George Washington Papers

[Diary entry: 3 March 1785]

Thursday 3d. Mercury at 34 in the Morng., 40 at Noon and [ ] at Night.

Morning calm, warm, and very pleasant—wind afterwards from the Southward & pretty fresh. Sun set in a bank.

Planted the remainder of the Locusts—Sassafras—small berried thorn & yellow Willow in the Shrubberies, as also the red buds—a honey locust and service tree by the South Garden House. Likewise took up the clump of Lilacs that stood at the Corner of the South Grass plat & transplanted them to the clusters in the Shrubberies & standards at the south Garden gate. The Althea trees were also planted.

Employed myself the greatest part of the day in pruning and shaping the young plantation of Trees & Shrubs.

In the Evening Mr. Story formerly an assistant to Genel. Greene & afterwards Aide de Camp to Lord Stirling came in and spent the Evening.

His yellow willow is Salix pentandra, now called the bay-leaved willow, and his service tree is Amelanchier obovalis, serviceberry or juneberry. A specimen of the English service tree, Sorbus domestica, was still standing in 1917 near the northwest corner of the bowling green (SARGENT [2] description begins Charles Sprague Sargent. The Trees at Mount Vernon. Rev. ed. N.p., [1926]. description ends , 12–13), perhaps surviving from the cuttings of this species which GW acquired from William Bartram in 1792. The althea, Hibiscus syriacus, is also called rose of Sharon.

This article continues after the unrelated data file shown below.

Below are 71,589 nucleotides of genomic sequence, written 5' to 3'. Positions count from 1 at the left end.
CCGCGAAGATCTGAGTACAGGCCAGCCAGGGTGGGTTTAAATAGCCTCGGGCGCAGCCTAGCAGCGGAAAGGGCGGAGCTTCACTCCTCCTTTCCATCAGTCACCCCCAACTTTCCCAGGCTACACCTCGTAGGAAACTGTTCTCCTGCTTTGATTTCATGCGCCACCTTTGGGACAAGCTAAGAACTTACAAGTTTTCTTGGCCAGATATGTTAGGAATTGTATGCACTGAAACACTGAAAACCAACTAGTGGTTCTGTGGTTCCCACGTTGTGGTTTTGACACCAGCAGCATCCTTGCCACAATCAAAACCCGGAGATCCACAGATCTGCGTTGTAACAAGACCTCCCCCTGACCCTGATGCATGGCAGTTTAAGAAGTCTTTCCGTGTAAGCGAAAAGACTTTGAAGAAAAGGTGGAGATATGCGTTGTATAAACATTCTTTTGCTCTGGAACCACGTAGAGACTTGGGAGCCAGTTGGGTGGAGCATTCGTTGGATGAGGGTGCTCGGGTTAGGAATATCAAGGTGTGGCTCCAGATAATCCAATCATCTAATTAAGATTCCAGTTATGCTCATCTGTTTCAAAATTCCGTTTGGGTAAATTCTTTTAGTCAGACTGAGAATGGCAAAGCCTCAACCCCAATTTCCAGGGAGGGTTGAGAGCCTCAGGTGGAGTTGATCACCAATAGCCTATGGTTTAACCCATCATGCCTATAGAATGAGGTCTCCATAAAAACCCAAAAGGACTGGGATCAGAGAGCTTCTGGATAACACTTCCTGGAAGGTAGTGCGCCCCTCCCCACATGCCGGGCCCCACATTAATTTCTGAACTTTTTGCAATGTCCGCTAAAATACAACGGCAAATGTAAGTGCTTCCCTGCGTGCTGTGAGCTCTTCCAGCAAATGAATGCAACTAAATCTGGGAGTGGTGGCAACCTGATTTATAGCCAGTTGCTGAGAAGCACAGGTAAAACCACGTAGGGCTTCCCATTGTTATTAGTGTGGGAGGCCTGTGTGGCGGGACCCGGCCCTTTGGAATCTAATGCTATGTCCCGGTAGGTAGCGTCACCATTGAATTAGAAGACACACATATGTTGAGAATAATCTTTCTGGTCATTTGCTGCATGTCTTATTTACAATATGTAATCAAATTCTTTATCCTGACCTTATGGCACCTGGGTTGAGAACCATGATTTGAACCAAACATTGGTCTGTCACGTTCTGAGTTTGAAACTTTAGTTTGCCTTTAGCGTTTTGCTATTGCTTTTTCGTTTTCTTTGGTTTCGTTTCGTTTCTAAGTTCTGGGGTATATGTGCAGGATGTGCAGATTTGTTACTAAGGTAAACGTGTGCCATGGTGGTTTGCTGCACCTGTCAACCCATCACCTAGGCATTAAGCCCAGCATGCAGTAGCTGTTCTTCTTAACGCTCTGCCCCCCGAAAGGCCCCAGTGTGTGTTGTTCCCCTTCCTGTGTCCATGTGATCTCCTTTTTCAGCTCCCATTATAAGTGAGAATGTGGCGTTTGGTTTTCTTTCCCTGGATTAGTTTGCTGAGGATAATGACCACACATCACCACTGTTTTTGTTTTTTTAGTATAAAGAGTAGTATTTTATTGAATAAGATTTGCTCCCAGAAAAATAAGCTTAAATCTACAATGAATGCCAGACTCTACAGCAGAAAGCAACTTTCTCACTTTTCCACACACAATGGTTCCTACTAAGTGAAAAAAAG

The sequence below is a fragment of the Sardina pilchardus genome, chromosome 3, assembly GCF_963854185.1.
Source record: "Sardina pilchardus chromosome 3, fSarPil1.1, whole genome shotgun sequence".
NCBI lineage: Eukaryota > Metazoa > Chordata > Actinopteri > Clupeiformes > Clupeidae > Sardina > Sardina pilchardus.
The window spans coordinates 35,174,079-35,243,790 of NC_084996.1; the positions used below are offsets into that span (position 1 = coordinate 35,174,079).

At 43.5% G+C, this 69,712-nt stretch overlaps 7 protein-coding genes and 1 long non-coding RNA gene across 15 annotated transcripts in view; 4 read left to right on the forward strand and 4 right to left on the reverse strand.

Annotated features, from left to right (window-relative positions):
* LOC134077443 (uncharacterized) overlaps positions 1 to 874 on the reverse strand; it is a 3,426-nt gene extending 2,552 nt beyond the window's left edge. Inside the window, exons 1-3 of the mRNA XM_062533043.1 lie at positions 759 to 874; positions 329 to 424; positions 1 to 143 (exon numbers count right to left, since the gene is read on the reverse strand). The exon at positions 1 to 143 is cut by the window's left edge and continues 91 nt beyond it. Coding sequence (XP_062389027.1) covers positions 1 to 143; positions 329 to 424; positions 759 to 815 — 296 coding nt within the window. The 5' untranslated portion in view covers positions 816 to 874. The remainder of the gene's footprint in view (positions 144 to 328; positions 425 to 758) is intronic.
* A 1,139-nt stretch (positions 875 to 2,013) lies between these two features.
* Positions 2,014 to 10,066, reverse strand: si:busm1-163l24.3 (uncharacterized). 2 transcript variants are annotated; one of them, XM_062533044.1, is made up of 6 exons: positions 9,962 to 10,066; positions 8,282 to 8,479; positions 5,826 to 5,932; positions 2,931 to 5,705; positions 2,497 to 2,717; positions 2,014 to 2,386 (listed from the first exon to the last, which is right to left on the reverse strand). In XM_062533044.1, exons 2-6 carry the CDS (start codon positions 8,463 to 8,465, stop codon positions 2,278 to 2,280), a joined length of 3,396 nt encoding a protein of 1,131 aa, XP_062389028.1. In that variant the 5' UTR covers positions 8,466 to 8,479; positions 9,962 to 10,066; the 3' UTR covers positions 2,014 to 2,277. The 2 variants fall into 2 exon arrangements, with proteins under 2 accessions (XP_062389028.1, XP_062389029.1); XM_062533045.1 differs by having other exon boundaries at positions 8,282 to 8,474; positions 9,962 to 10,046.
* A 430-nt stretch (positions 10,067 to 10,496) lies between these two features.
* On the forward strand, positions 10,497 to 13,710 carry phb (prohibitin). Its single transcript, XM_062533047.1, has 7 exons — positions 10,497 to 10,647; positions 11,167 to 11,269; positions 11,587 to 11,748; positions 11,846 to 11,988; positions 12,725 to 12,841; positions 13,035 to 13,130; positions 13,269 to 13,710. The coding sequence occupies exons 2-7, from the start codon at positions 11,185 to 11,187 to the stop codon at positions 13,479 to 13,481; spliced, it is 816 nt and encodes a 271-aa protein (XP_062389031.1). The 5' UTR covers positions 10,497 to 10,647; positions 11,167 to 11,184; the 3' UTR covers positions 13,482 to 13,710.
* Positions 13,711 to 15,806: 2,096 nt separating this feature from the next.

Maj. John Story (1754–1791), of Massachusetts, served as deputy quartermaster general of the Continental Army from 1777 to 1780, having earlier held several minor posts. He later acted for a short time as aide to Maj. Gen. Lord Stirling until the general’s death in 1783.

Index Entries